- Free online courses, in things like design or code, to train employees to do tasks that you’d maybe once have outsourced or paid high prices for
- Sorting through old files and shredding client information
- Process improvement: Have employees research faster ways to get things done, whether it be projects, product enhancements or fewer vendors
- Analyzing data: You may not have had the time or resources for it before, but use your marketing analytics to maximize your efforts
- Be a customer advocate: Use a few employees as personal communicators with your biggest customers, providing customers with updates, support and attention
- The creation of an employee landing page where employees can confidently access the latest updates, along with FAQs and emails
- A new marketing strategy, complete with website traffic planning and a Yelp profile to help build your brand
Expand your health knowledge and practice
With the spread of COVID-19, deep cleaning should become part of your routine (especially if your employees are still coming into work). Here’s what to look for in your cleaning supplies:
- Solutions approved by the EPA or sanitizers approved by the FDA
- Check containers for promises to remove viruses from a surface or break the virus apart
- Alcohol-based sanitizers with at least 60% alcohol can break up the protective protein layer coating the virus, rending it harmless
- Bleach and bleach-based cleaners are effective as long as used precisely as directed; it should NEVER be mixed with other cleaning solutions as it can create toxic fumes
- Pay attention to expiration dates
Here is a list of disinfectants for use against the virus, approved by the United States Environmental Protection Agency (EPA).
Make sure to routinely clean all frequently touched surfaces, like keyboards and handrails. For disinfection, the CDC says the most common EPA-registered household disinfectants should be effective. Follow the manufacturer’s instructions for all cleaning and disinfection products (e.g., concentration, application method and contact time, etc.).
Protect your employees with the following CDC tips for maintaining a healthy work environment:
- Increase ventilation rates or the percentage of outdoor air that circulates into the system
- Support respiratory etiquette and hand hygiene for employees, customers and worksite visitors
- Provide soap and water in the workplace; if soap and water are not readily available, use alcohol-based hand sanitizer that is at least 60% alcohol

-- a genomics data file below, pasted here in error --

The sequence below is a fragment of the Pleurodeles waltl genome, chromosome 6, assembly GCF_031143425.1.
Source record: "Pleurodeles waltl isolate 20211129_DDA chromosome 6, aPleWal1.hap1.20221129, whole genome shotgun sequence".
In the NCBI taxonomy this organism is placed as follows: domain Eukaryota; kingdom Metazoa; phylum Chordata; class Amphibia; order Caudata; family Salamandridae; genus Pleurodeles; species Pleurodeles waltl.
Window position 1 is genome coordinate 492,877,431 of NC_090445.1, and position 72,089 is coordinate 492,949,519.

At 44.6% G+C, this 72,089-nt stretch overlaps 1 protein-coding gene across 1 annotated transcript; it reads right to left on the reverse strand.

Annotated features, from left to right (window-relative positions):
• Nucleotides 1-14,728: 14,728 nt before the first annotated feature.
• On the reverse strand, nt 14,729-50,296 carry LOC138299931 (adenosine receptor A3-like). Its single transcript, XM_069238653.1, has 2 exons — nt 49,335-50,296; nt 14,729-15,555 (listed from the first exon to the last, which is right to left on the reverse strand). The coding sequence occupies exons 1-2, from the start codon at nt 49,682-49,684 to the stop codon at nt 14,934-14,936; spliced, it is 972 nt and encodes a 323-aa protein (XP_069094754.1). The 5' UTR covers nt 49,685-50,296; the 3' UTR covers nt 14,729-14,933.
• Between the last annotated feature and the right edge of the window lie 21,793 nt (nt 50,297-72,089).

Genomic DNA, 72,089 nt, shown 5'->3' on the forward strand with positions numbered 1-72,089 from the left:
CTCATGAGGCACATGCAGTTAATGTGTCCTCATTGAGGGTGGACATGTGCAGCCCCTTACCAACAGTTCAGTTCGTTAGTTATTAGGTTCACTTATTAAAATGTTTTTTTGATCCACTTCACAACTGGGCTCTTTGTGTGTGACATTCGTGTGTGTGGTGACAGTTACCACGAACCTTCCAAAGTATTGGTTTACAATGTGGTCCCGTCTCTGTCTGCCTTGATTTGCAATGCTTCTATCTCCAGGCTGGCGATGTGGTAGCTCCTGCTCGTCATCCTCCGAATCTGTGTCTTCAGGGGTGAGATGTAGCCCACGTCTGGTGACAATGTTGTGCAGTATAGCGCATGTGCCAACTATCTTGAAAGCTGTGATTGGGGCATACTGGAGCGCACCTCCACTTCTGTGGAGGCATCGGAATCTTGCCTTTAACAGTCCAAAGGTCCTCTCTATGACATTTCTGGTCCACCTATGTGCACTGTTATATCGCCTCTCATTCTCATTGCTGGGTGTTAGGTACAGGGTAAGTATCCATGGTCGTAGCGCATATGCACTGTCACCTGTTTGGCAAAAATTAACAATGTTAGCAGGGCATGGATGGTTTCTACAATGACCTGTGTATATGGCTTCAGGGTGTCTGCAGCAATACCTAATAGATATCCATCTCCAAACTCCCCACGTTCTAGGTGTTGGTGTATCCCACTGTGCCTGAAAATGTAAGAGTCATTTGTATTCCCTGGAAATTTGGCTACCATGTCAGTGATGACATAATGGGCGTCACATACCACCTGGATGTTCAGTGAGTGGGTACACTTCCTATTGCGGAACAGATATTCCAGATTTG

- If surfaces are dirty, they should be cleaned using a detergent or soap and water prior to disinfection
- Discourage workers from using other workers’ phones, desks, offices or other work tools
- Provide disposable wipes
If a sick employee is suspected or confirmed to have COVID-19, close off areas used by the ill person and wait as long as possible before cleaning the site; open doors to increase air and disinfect all areas.
For more detailed information on COVID-19 and your workplace, use this guide put together by OSHA.
Work from home access
In addition to preventing the spread of the virus, reducing office space may save your business unneeded expenses. To successfully have employees work from home, your business needs to have the technology, systems and processes set up to be efficient.
As employees increasingly work from home, you need to foster a sense of mutual trust and respect. Trust that employees will complete work on time and respect that their schedules might include new additions, such as doctor’s appointments or caring for children or aging parents.
To make employees feel comfortable coming to you with their concerns, make sure to be empathetic and listen. Answer questions, even the seemingly small ones, and make a habit of asking for feedback. Remind employees that, like them, you’re just trying to be successful. When you speak to employees, don’t multitask or forget important follow ups.
Some ways to emotionally support employees, who may feel lonely during the transition, are:
- Using technology to regularly check in and offer support
- Tackling new struggles, such as a lack of motivation, together by assessing the employees schedule
- If possible, allotting some extra money for employees to make home adjustments, such as a new monitor or ergonomic chair
- Building a community of trust by allowing employees the flexibility of getting their work done at home
To make remote work effective, you’ll need to make use of new communication styles and technologies, such as video conferencing software and collaboration tools. Consider which tools might enhance your remote capabilities, such as: